The window at the bottom is 7″ x 10″ and recessed in the trim pieces at the bottom so it won’t get scratched when set down. The interior is painted flat black to make the best of the underwater view. The handles are angled for a comfortable grip and offset from one another vertically to provide firmer control if the water’s a bit unsettled.

I had a clear view of the bottom off the end of the dock, but I saw no sign of the missing pants, just a shopping cart and a bicycle.

The bathyscope was ready a few days after I’d met the man looking for his pants, so when I returned to the dock with it and a grappling hook I didn’t have much hope of finding the pants, or reconnecting them with their owner if I did. I got a good look at the bike and the shopping cart, guided the hook to them, and hauled them up. There were no markings on the cart, so I’m stuck with that. I took the bike to a service center where the company repairs them. The technician there recognized it as an older model, so it had been missing for quite a long time.

While letting the boat drift at the end of its painter, Nate scanned the bottom for treasure.

With winter coming, the water here will be getting much clearer. I’m planning on rowing around the marina with my bathyscope, grappling hook, and a large magnet. I suspect the water there has been hiding all manner of treasures under its mask of ripples and reflections.


  • Dave Peebles says:

    When I was about 16 or so, I built a diving machine modeled (roughly) after military dive pumps worked by a lever handle. The pump cylinders were opposed, so that every stroke sent a pulse of air down the hose. I used shortening cans for cylinders, with pistons made from plywood disks fitted with leather cups. All the other parts were made from wood. The breathing part was a modified WWII army gas mask.

    My buddy and I took it down to the lake (Chelan) and dove with it off the swimming dock. After a few minutes, I realized I wasn’t getting any air. When I came up to check, my friend was holding the broken off handle in a gesture of futility.

    With a new and improved handle, we were able to get down to about 18 or so feet. When the mask would start to fill up with water, the procedure was to roll over on your back, and let gravity take the water out. The design worked, sort of, but had some serious design flaws. For example, the cylinders were too fat, and the leverage to weak to pump air more than about 15 feet deep. And of course the gas mask was wholly inappropriate for the task.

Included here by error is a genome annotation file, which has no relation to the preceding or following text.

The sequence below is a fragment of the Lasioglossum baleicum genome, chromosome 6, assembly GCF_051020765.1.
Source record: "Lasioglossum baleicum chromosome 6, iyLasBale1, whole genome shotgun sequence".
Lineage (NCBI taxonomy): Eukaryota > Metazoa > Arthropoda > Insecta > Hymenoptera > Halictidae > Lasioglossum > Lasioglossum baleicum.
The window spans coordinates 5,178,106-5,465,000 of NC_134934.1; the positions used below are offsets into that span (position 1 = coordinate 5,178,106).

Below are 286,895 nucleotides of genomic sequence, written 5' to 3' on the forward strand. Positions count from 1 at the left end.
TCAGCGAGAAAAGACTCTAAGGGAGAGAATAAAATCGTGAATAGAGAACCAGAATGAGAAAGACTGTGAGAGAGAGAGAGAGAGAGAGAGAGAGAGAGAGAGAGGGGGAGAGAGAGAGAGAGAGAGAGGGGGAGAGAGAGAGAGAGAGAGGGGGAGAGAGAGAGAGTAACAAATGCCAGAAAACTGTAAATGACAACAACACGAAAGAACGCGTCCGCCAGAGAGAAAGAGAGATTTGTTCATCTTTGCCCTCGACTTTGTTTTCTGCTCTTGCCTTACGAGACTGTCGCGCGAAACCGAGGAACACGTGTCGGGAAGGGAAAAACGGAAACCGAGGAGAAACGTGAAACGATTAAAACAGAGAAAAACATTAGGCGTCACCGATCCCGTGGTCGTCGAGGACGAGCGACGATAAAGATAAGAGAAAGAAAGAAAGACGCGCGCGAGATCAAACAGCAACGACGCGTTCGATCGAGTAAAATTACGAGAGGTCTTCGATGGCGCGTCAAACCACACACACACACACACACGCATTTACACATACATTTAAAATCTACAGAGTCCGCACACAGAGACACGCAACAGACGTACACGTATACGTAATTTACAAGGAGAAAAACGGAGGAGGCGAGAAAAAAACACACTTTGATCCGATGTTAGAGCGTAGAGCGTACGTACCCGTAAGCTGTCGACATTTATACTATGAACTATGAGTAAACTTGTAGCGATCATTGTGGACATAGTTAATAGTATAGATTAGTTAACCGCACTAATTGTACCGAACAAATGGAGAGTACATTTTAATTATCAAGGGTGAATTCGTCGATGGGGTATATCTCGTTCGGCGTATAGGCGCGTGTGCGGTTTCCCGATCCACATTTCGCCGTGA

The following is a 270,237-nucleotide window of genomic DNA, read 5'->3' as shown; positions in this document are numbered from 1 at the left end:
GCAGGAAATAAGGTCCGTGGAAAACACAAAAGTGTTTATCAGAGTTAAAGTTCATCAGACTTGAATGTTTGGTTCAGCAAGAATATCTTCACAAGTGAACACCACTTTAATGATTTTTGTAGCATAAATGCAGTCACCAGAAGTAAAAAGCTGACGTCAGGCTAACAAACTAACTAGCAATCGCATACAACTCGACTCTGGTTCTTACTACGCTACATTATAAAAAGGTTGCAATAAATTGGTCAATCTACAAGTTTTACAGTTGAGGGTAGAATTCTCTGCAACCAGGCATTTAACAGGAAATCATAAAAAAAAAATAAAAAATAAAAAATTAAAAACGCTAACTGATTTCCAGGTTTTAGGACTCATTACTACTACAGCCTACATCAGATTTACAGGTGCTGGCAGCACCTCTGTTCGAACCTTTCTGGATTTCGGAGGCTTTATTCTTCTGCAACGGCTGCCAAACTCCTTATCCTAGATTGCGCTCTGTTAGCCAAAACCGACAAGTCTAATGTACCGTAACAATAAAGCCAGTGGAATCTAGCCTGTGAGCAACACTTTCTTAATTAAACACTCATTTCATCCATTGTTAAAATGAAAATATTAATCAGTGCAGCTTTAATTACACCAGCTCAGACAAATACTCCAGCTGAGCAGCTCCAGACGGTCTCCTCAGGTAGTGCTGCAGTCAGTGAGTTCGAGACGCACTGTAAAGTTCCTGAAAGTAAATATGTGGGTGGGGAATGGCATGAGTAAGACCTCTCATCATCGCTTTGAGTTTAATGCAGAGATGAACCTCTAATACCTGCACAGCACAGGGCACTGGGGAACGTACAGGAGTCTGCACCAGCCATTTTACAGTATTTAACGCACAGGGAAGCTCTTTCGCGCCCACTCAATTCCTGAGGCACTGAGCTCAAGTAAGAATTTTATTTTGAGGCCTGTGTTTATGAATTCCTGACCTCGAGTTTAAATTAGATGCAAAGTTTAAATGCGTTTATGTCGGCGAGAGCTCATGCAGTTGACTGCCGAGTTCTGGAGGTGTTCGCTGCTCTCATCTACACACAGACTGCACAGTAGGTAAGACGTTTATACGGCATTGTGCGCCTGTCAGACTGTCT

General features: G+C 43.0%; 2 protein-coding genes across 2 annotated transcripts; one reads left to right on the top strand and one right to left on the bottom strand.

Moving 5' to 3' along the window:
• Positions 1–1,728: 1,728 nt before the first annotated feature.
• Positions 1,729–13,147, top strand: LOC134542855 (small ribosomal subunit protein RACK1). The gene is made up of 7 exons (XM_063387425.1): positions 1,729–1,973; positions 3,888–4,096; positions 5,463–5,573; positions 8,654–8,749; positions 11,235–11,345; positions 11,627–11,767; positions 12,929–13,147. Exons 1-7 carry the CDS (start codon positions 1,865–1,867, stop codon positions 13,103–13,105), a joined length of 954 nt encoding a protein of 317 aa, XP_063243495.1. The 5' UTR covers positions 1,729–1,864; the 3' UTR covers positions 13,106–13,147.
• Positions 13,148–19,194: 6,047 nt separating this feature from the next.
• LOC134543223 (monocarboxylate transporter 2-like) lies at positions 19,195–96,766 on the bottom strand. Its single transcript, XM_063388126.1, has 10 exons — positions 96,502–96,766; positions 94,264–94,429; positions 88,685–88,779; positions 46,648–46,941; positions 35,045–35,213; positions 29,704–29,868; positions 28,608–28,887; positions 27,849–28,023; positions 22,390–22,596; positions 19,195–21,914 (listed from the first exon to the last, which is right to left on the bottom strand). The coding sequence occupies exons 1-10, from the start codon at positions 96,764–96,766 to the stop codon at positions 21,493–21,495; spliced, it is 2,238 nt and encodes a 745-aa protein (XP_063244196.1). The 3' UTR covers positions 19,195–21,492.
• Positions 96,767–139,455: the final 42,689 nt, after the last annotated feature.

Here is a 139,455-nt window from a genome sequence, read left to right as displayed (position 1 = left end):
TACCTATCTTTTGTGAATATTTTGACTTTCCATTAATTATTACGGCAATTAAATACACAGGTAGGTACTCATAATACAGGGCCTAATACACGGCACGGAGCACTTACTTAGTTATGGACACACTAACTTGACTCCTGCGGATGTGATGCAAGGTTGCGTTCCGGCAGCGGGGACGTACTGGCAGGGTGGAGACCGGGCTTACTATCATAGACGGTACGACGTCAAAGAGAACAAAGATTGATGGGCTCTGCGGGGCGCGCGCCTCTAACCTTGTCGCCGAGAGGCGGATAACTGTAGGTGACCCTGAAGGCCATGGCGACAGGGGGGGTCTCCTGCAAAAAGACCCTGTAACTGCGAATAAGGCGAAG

Later, after a family friend gave me an old worn-out lawn mower engine, I hooked that up to a refrigerator compressor. The first application was to go down to hook up a new chain to the mooring anchor for my dad’s boat. Fortunately, that didn’t take long, as the gas engine blew the exhaust directly into the compressor’s intake.

    Nowadays, if parents allowed a kid to do that kind of stuff, they’d be cited for child abuse.

    • Christopher Cunningham says:

      I’m pleased to have a kindred spirit here. I’d like to emphasize Dave’s final comment with a word of caution. Breathing compressed air at depth is dangerous. If you take a deep breath of air in a diving helmet and then bail out and swim to the surface, the air in your lungs will expand as the water pressure decreases. If you don’t exhale on the way up, you can damage your lungs. Using a compressor to deliver air is also dangerous. Even if you can assure that toxic gas-engine exhaust doesn’t get to the diver’s air intake, most compressors lubricate the piston with oil. The oil gets atomized in the air and when the mix is inhaled the oil gets into the lungs. The plastic raft pump I used has no lubrication and operates at a very slow speed. I also had a buoy tied to the helmet with about 12′ of cord; when it was taut, that was the signal to stop descending.

    • Joe Passante says:

      Good story! Those were the days.

    • Bill Kenneke says:

      That’s awesome!

  • Jason skipper says:

    safety third!

  • kent lewis says:

    Skipper’s going to need one of these. Let us know what magnet you find. We bought one a while back but it was too small.

    • Christopher Cunningham says:

      I’ll start with this magnet. It has been kicking around the shop for years. We used it once for fishing out of the yawl and didn’t come up with much, but we were using it blind. With the bathyscope we’ll be able to make a quick search of an area and send the magnet down if we see something.

  • Koos Stoffels says:

    Old old-fashion speakers (thriftshop/dumpster) have very large circular magnets.
    Just knock it off, take a wire loop and a long rope. Have fun; find lots of rubbish !

  • Barry Biddlecombe says:

    Hi Chris,
    I would think that the guys in Menorca were searching for octopus amongst the rocks on the bottom. I have seen the fishermen doing this in the Greek islands.
    Enjoying the mag, Whitehall almost finished, will send some photos.
    Kind regards,
    Barry Biddlecombe in the UK

  • What a nice and entertaining article–very enjoyable. I really like your ingenuity! Thank you, Christopher!

  • Chris Noto says:

    Ha! We just saw the movie “Mud,” in which one of the characters hunts mussels with a DIY hard hat diving rig!
    When I was in first grade, in the ’50s, we lived in Waukegan, Illinois, where divers at the Navy base were still using hard-hat gear. One day a rumor raced through town that one of the divers had surfaced too fast, and that his eyeballs were on his cheeks when they got his helmet off. I never knew if it was a true story, but it still makes my guts crawl to think of it!